Marxism and postmodernism

Black Friday and the folly of anti-consumerism

Published on: Wed, 27/11/2019 - 19:16

Eduardo Tovar

In the US, Black Friday is the Friday following Thanksgiving (the fourth Thursday in November). The day revolves around large discounts in shops.

Black Friday sales are notorious for the levels of chaos or even violence that occur as crowds pour into the shops and scramble for the discounted goods. To take an extreme example, in 2008 a stampede of shoppers on Long Island, New York, trampled a Walmart employee to death.

Although Black Friday as a long-running annual tradition is specific to the United States because of its relationship to the holiday of Thanksgiving, retailers in other

Ellen Meiskins Wood (1942-2016): a Marxist who put class centre

Published on: Wed, 20/01/2016 - 11:59

Andrew Coates

Ellen Meiksins Wood, who has died aged 73, was a noted intellectual figure on the international left who influenced several generations of thinkers and activists.

Born in New York as Ellen Meiksins one year after her parents, Latvian Jews active in the Bund, arrived as political refugees, Wood studied in California before establishing herself as an academic in Canada, based at York University in Toronto.

Her writings were thought-provoking and luminous.

She first came to a wide left audience with The Retreat from Class: A New “True” Socialism (1986). This was a collection of her

Read this? Or jamesmurdoch it?

Published on: Fri, 16/12/2011 - 11:39

By Martin Thomas

James Murdoch claims he didn't know about widespread phone-hacking and other dirty tricks by Murdoch journalists. Investigators have uncovered an email to him spelling out the full picture which he not only received but replied to.

Murdoch's defence is that he didn't read that email, beyond the first few words. Like many other people with many other emails, web pages, or text messages, he didn't read it. He jamesmurdoched it.

He went through the motions with a degree of attention that can be estimated from known faster rate at which people "read" web pages, compared to reading

Why we should switch our computers off more

Published on: Sun, 19/09/2010 - 21:50

Martin Thomas

"The Shallows: how the internet is changing the way we think, read, and remember", by Nicholas Carr. Reviewed by Martin Thomas.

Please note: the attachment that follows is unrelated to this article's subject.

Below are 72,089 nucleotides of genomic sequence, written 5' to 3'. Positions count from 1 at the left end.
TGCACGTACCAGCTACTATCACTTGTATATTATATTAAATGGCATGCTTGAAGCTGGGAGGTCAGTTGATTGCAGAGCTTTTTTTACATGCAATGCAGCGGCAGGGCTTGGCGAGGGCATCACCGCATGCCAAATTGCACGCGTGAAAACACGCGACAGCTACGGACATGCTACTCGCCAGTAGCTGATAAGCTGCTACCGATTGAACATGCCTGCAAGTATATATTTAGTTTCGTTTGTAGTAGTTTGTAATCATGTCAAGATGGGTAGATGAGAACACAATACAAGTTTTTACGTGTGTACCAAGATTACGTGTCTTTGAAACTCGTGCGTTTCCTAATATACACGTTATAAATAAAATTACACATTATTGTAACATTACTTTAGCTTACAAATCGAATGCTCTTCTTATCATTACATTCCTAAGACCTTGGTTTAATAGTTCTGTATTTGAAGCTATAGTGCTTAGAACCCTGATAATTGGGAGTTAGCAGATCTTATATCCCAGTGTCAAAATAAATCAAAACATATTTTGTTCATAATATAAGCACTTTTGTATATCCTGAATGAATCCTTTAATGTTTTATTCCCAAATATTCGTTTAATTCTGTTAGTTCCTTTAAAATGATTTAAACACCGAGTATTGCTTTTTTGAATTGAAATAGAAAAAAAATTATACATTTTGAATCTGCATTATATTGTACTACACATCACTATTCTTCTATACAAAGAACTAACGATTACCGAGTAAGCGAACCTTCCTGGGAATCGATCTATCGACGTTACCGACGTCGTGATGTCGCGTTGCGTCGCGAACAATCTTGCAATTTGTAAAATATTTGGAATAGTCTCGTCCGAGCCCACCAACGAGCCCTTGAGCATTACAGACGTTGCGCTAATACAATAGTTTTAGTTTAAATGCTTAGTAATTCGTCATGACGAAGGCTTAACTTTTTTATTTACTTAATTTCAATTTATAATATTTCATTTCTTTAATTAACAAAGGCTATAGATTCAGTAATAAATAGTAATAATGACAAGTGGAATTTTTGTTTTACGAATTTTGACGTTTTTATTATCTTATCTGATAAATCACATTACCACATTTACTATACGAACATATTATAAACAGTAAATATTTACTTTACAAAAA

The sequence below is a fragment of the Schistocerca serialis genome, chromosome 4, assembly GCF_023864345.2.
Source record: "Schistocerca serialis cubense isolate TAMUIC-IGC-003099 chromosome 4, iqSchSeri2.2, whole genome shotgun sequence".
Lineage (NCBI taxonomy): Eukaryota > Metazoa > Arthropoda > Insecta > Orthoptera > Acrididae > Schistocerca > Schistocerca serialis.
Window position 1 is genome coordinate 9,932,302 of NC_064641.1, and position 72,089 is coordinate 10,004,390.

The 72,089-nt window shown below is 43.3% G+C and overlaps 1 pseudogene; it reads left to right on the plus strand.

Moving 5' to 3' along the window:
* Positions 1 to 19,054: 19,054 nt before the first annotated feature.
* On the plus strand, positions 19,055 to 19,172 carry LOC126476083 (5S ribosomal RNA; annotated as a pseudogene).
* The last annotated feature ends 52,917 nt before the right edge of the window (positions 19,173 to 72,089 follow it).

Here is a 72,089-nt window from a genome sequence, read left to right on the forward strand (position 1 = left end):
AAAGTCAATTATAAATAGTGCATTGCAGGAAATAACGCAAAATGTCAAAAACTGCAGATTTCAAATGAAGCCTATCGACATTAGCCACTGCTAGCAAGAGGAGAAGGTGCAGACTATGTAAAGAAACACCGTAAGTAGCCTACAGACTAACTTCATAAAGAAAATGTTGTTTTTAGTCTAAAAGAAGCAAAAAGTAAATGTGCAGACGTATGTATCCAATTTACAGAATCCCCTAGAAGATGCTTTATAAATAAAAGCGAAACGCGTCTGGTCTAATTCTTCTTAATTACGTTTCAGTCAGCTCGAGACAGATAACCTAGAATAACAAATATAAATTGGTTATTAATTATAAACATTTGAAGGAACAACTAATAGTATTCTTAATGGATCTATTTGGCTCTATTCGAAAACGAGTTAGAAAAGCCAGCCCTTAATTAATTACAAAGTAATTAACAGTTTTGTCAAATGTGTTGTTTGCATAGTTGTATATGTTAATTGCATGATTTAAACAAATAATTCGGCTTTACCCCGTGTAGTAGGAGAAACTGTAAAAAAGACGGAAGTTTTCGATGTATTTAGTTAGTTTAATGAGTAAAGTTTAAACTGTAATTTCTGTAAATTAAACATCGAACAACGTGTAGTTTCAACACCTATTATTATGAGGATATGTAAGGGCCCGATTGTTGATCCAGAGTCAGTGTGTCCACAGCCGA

A friend recently told me about her 17 year old daughter's homework habits. She will habitually be watching a DVD on her computer and chatting by instant message with number of friends while simultaneously writing an essay for which she will get top marks.

The internet has brought boons by vastly speeding communications and access to information. It develops new mental skills. The 17 year olds of previous eras lacked the mental as well as the electronic equipment to

The critique of capitalism: the writings of Ellen Meiksins Wood in review

Published on: Sat, 15/10/2005 - 02:00

Janet Burstall and Tony Brown

The lesson that we may be obliged to draw from our current economic and political condition is that a humane, ‘social’, truly democratic and equitable capitalism is more unrealistically utopian than socialism” concludes Ellen Wood in Democracy against capitalism (p. 293).

And if capitalism cannot be reformed to achieve this kind of society, then we need a critique of capitalism, which, Wood begins her book by explaining, is the principal project of Marxism.

So, why, given the dire state of the world, is the Marxist critique of capitalism not more influential, widely supported, authoritative?


Modernism and postmodernism in architecture

Published on: Sat, 15/10/2005 - 00:54

Belinda Weaver

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download article as pdf

Some architects defend hated modern buildings by saying "The Eiffel Tower (Crystal Palace, etc.) was hated in its day!" However, many modern buildings were not hated or protested about in their "day". It's now, after years of looking at them, that the outcry has come against soulless tower blocks and ugly offices. In their day they were praised.

In his book 'Heroes', journalist and filmmaker John Pilger shamefacedly quotes a 1968 article he wrote praising Sheffield's Hyde Park Flats "great glass towers...that face, not blades of soot, but trees and green.

"Post-Fordism": collapsing into the present

Published on: Sat, 15/10/2005 - 00:48

Martin Thomas

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Capitalism has changed and is changing. Vast new areas in the Third World have industrialised. The introduction of small, cheap, flexible computers is revolutionising finance, administration, retailing, manufacturing. The majority of the workforce in many capitalist countries is now "white-collar" - but white-collar work is becoming more industrial.

Dozens of other shifts and changes are underway. Which of them are basic? How are they connected? What implications do they have for socialists?

Into this debate has marched the Communist Party's magazine

The lasting legacy of Derrida

Published on: Tue, 23/11/2004 - 06:26

Peter Thomas examines the work of the French philosopher Jacques Derrida, who died in October

Derrida is often regarded in the Anglophone world as a leading French postmodern philosopher whose doctrine of “deconstruction” propounded a moral relativism and political passivity.

In fact Derrida was neither French nor post-modern. He was as opposed to doctrines as he was insistent on the necessity of moral and political choices and commitments. He was, to be sure, a philosopher, but one whose life and work were spent interrogating and problematising precisely those responsibilities which accompany

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